How to implement an usable cookie bar for your Rails application

Colorful cookies

Selling a service or products online in Europe makes us comply with the EU cookie law. It consists of displaying a message to the user so he knows that we are using cookies to track him. Because let’s be honest, is there any online shop out there not tracking users? Analytics are crucial to see which product or page is the most viewed, or where visits come from, and when!

The European Union thinks this would violate the user’s privacy, so pages doing this should warn the user clearly. And the most popular solution is displaying a bar, at the bottom or the top of the page.

Until we have the user’s consent, we cannot store cookies in the browser. So we can’t know where new users come from. This is highly problematic for most sites, so many of them don’t follow this rule and just display the message. It’s somewhat contradictory, but it’s how it’s being used currently. So this is how we are going to implement it.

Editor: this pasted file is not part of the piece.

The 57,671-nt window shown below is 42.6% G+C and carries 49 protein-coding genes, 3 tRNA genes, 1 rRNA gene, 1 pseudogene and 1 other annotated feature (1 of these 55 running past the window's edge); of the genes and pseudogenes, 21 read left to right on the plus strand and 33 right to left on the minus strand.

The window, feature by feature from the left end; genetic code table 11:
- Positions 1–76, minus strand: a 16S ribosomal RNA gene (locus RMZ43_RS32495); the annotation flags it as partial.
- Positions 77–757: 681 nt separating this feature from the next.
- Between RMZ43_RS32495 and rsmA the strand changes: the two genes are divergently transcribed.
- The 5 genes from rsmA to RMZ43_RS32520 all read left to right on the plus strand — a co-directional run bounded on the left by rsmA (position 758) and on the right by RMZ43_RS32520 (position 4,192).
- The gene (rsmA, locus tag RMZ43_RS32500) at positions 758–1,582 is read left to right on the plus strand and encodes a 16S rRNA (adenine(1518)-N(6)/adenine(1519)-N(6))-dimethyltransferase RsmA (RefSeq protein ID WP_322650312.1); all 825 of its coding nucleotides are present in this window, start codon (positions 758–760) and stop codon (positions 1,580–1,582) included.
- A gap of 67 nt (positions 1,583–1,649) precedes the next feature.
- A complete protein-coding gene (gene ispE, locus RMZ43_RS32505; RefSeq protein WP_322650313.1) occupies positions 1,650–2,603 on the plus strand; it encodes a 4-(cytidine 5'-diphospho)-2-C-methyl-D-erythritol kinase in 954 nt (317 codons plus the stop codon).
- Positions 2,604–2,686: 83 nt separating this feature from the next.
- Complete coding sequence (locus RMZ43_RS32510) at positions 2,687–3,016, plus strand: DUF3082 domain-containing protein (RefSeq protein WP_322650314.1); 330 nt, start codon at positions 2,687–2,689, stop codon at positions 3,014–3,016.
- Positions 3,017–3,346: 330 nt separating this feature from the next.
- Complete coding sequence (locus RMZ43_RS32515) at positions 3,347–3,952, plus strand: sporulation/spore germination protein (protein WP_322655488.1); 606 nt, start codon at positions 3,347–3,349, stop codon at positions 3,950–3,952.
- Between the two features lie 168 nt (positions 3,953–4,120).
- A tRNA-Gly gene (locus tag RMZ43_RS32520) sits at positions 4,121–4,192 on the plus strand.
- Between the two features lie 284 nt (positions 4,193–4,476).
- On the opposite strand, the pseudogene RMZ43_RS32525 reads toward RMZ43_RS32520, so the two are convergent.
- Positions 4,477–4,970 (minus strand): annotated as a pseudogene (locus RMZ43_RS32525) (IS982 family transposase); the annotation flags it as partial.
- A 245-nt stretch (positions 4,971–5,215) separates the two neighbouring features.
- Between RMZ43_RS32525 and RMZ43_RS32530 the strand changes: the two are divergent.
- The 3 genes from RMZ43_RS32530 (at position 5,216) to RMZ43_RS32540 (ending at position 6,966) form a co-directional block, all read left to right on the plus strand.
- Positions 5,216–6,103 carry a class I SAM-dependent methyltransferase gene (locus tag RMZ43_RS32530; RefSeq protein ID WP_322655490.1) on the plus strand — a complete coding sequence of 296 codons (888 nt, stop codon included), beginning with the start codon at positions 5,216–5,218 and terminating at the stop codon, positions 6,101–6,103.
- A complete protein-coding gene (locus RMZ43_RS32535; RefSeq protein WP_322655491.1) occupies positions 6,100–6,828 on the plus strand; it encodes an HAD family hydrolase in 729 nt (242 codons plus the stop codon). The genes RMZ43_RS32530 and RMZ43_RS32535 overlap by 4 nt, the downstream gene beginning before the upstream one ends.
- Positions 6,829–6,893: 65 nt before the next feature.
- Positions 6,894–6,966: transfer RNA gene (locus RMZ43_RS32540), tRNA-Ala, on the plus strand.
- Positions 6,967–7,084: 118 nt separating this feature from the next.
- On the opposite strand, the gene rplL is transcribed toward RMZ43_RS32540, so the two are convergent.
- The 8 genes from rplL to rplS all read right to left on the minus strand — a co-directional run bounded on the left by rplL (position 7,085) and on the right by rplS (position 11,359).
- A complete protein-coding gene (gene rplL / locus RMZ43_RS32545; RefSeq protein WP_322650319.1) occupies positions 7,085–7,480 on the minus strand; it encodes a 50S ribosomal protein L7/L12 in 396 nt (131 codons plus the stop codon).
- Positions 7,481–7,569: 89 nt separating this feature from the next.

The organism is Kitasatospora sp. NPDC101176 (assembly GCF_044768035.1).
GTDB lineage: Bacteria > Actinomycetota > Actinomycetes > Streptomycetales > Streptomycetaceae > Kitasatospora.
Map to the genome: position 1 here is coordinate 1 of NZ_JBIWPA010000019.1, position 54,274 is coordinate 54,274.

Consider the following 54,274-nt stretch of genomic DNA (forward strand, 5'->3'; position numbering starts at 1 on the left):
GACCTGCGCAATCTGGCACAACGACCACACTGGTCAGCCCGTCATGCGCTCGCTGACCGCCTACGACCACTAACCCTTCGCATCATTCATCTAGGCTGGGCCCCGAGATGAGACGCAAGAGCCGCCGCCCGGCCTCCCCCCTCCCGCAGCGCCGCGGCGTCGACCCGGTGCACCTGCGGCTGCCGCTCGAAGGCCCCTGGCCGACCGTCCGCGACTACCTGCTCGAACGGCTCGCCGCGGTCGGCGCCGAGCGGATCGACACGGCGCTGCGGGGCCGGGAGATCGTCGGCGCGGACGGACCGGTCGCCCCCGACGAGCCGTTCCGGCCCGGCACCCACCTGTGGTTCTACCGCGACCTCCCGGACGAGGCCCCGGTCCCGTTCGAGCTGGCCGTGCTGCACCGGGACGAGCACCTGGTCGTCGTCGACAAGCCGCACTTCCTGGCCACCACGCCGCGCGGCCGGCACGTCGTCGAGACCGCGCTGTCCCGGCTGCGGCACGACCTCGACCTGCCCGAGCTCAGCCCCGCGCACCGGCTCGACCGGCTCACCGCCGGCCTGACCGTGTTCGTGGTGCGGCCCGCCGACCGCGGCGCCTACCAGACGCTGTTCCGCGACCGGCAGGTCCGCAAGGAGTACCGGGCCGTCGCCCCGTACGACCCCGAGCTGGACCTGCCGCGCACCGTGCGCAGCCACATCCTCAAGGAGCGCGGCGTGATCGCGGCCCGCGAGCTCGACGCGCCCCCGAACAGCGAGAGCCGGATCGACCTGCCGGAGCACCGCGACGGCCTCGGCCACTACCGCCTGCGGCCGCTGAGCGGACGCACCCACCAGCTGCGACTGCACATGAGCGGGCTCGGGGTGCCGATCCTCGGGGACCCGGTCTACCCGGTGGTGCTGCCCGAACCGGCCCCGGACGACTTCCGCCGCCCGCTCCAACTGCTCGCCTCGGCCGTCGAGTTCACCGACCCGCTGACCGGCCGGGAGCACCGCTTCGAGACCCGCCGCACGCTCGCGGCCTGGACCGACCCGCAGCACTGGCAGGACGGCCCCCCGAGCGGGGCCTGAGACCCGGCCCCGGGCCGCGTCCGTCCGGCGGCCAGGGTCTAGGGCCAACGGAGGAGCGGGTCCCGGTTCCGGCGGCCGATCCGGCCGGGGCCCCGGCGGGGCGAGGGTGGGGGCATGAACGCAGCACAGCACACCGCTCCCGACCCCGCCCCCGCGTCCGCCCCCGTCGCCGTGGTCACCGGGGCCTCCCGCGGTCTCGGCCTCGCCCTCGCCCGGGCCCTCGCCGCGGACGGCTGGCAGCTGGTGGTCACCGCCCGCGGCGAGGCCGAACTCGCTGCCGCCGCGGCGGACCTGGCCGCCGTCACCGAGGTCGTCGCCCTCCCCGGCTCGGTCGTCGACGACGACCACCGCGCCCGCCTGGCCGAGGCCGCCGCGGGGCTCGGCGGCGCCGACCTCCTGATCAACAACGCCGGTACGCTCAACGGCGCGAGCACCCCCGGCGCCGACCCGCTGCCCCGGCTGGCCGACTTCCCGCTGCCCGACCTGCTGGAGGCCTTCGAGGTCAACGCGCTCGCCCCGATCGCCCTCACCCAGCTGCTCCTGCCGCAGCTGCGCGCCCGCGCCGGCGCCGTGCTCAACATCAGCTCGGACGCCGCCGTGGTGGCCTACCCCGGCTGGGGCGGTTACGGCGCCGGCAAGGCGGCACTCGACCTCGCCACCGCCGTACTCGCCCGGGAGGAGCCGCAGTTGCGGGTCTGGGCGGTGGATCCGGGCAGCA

Sample Rails application

Let’s create a new Rails application and go step by step. If you want to use your existing application, you can skip this section.

Add the faker gem to your Gemfile:

And rebuild Bundler dependencies:

Now let’s create a Home controller with an index view:

This will also create a new route for us, but we will replace it with a root route:

And the final step to get our sample app ready is to display some content. Delete all default content in app/views/home/index.html.erb and add this:

Start the Rails server:

And go to localhost:3000

Our sample application is now showing a large page enough to scroll.

Setting up required libraries

We will use the Bootstrap Sass version. So let’s add this add to our Gemfile:

Rebuild Bundler dependencies:

To require Bootstrap styles we must change our app/assets/stylesheets/application.css file extension to scss first. Go ahead, add an s before the extension.
Then delete all content and add this: